corporation shall have defaulted in payment of eight quarterly
thereon, in which event and during the continuance of such default Pfd.
becomes entitled to one vote per share.
“INCOME ACCOUNT, YEARS ENDED DECEMBER 31.
||Surplus for year
(d) indicates a deficit or loss
General Balance Sheet, December 31, 1921
|Reserve for taxes
|Profit and loss
Lang. Elmer J. Lang, S.W.
Whitmore, Wm. Dreger, Cleveland, O.; J.C. Hipp, E.A. Noll, E.I.
Dawson, Lakewood. O.; E.E. Quirk, Akron, O.
“Annual Meeting, second Tuesday after Feb 10.
“General Office, 3088 West 106th St.,
The May 11, 1922 issue of The Automobile /
Industries announced that:Lang received a contract to supply closed
bodies to Lincoln
“Lang Body Co. Gets New Lincoln Order;
Since Ford Became Identified With Car Company
“CLEVELAND, May 9—The most striking
increase in factory
pay rolls since the first of the year has come about in the automobile
automobile parts and accessories factories of the city, according to
statement of the Labor Relations Committee of the Chamber of Commerce.
“The number of employees in the automobile
has increased 79 per cent in the last four months.
“For the first time this year the report
shows that the
number of employees in the 100 corporations, including automobile
those in other industries, is greater than it was at any time in the
“In the automobile industry the number of
employees in the
factories surveyed, and there are eighteen of them, was 9972 persons on
29 as compared to 5568 last December and to 10,310, the largest number
“For the first time in many months
Body Co. is operating at practically capacity. Orders have been
in increased numbers each month since the first of the year.
“A contract has been obtained by this
company to build
closed body types for the Lincoln Motor Car Co. The firm has been
Peerless closed bodies for some months and will get into production as
possible on the Lincoln contract. Shipments are to start Sept. 1. The
will run indefinitely. The Lang company built bodies for the Lelands,
is the first order obtained since Henry Ford became identified with the
The September 22, 1922 issue of Automobile
Topics reveals Lang was getting into the aftermarket body business:
“LANG GOES INTO LARGE PRODUCTION
“Four-Passenger Dodge Brothers Job Leads to
Output — Builds Special Train of Assembly — Plans 20 Bodies Daily In
“From its introduction of fine body practice
into the field
of quantity built automobiles, the Lang Body Co., Cleveland,
experienced a reaction of such proportions as to call for a larger
schedule. The cause is the four-passenger coupe body for Dodge Brothers
chassis, which was originated
by E.J. Lang, general
manager of the Company, and tried out in its first retail market by W.
Barnes, Dodge Brothers dealer in Cleveland. First pictured to the trade
these columns under date of May 27 and presented quietly here and there
other dealers since that time, the body has met with a reception which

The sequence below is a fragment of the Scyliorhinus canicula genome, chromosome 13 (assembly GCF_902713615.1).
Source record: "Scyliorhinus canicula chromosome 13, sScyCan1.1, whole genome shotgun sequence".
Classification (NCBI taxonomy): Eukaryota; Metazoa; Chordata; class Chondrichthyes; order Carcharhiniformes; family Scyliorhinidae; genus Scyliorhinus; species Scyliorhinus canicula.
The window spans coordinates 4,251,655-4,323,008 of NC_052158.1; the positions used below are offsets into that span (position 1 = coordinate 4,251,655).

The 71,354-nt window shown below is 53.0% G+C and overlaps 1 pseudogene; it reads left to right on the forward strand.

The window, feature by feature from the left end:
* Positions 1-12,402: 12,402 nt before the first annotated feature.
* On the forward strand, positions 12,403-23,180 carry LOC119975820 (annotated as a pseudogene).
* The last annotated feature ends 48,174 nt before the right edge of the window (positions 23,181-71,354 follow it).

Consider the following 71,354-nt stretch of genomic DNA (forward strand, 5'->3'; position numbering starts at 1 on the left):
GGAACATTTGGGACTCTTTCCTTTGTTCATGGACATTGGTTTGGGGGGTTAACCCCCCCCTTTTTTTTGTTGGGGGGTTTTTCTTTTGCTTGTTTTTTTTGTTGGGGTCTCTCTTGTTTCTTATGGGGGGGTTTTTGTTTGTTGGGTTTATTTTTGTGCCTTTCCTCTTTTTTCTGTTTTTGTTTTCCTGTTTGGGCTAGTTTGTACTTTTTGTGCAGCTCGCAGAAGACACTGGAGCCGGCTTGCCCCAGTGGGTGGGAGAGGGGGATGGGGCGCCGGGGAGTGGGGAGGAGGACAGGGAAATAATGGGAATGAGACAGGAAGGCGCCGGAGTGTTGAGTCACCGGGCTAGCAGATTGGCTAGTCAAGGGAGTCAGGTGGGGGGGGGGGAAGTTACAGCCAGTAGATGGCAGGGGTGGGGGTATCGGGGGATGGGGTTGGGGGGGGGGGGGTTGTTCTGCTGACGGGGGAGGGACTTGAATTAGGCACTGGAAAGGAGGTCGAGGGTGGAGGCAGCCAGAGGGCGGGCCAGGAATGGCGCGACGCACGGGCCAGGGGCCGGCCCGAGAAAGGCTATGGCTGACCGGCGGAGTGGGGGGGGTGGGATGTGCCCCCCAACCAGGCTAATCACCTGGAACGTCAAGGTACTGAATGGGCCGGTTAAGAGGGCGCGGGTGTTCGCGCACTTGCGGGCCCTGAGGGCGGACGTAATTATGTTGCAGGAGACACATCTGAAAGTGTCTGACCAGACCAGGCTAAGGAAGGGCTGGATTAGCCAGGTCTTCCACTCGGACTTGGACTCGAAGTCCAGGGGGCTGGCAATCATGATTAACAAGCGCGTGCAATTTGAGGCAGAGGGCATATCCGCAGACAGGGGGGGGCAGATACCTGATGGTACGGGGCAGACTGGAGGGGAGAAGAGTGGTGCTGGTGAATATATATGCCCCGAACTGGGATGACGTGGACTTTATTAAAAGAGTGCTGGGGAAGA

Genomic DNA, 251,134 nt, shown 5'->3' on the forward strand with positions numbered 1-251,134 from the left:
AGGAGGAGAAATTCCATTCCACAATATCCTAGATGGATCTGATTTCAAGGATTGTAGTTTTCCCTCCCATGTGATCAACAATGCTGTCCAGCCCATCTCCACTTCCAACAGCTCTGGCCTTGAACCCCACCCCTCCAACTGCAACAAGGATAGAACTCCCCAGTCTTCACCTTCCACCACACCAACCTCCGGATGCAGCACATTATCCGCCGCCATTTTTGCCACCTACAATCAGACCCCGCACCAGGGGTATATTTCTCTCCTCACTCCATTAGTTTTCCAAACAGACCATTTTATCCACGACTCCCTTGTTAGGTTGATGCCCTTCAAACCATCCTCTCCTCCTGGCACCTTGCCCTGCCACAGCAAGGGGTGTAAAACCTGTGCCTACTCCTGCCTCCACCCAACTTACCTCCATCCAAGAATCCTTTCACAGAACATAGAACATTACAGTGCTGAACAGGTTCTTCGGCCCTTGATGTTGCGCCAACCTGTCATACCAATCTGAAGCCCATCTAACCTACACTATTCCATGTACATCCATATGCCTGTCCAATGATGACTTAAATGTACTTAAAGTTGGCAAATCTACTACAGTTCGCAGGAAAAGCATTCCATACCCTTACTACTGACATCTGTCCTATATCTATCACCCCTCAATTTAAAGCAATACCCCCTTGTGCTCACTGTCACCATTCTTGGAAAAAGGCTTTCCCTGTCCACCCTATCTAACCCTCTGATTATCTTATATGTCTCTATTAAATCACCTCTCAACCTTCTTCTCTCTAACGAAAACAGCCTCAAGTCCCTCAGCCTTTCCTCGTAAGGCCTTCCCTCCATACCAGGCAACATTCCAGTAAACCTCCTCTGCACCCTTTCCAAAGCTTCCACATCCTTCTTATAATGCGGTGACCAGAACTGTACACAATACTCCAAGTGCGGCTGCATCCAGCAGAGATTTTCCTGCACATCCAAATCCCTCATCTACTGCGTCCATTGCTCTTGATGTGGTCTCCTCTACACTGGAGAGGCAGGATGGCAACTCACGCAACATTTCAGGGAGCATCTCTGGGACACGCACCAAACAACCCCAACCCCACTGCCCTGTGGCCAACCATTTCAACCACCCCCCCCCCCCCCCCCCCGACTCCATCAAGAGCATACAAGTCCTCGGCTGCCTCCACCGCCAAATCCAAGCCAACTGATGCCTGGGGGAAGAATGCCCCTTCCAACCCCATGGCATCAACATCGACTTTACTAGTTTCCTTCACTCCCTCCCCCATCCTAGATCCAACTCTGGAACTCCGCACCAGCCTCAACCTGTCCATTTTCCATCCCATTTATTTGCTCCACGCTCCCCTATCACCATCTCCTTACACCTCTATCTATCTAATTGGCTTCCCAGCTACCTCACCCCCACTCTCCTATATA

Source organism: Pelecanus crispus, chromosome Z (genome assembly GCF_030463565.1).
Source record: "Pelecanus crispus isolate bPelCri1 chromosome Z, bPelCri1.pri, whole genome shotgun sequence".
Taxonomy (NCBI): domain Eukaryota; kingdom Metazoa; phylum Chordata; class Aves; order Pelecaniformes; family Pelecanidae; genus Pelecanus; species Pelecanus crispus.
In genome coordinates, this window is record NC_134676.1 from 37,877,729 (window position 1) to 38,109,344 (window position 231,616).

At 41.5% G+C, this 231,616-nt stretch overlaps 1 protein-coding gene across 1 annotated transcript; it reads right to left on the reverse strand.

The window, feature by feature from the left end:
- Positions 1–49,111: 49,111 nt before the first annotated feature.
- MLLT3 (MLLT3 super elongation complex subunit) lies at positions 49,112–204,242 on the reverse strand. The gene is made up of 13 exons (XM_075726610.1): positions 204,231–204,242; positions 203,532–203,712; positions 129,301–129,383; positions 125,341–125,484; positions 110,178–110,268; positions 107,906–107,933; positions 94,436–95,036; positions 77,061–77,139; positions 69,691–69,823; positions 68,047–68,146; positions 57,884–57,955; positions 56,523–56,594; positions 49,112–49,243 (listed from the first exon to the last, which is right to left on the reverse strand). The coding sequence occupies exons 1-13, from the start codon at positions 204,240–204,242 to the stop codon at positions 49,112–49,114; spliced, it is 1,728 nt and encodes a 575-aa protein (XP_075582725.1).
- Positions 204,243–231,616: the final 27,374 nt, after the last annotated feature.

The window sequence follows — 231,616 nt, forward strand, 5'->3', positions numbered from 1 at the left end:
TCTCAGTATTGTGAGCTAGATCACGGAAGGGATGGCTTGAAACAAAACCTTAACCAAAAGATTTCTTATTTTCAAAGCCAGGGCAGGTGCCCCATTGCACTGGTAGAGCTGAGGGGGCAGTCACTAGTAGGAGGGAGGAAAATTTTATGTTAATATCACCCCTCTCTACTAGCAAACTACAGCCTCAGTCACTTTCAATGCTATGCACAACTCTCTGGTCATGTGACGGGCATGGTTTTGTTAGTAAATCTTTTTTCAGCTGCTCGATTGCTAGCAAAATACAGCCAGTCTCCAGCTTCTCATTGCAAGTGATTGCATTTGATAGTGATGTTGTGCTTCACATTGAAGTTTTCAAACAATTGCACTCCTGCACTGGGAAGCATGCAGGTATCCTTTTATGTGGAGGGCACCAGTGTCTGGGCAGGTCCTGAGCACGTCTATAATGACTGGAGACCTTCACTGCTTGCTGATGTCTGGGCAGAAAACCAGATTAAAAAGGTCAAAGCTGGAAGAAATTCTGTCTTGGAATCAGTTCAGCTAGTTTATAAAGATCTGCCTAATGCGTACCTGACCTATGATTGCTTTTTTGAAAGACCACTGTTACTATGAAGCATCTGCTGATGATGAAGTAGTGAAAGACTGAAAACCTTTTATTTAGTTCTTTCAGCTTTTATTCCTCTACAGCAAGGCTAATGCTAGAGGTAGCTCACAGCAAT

out promise of successful further manufacture and exploitation.
“Already normally busy on its programs for a
customers in the trade whose body requirements call for fine design and
quality~ manufacture, the Lang company is building up within
adequate plant what is to all practical purposes a special train of
and assembly for this featured product. From the seasoning of the wood
goes into the framework to the installation of cushions, which are made
plant, and including the next to final coat of finishing varnish, the
process is to be carried on exactly as Lang has done over a
period of years for cars selling at several times the price at which
are offering this vehicle.
“The schedule calls for twenty bodies daily,
company's materials requirements have been figured in quantities which
to extend this schedule over a considerable portion of the next few
This, of course, is to be in addition to the manufacturing schedules on
bodies of other varieties for lines which the Company has served almost
its inception. These contracts, it is declared with emphasis, are to be
exactly as has always been Lang policy, and it may be said
extensions of this side of the business are now under consideration.
“Though this is the first time the Iang
company has dealt
directly with the retail automobile trade as a quantity manufacturer,
it is by
no means the beginning on the part of those who direct the business of
study into the requirements of the dealer. The Lang Body Co., as
been in existence since 1917. It was formed at that time
by Charles E.J. Lang, who was then vice-president
old Ranch & Lang organization. He is president and
the Company that now bears his name, and it is his studies of the
together with those of his son, E.J. Lang, that led the
into its present undertaking.
“Briefly it is the Lang idea,
that the closed
body end of the automobile business is still in its early stages of
development. In the one direction this is producing the body of frankly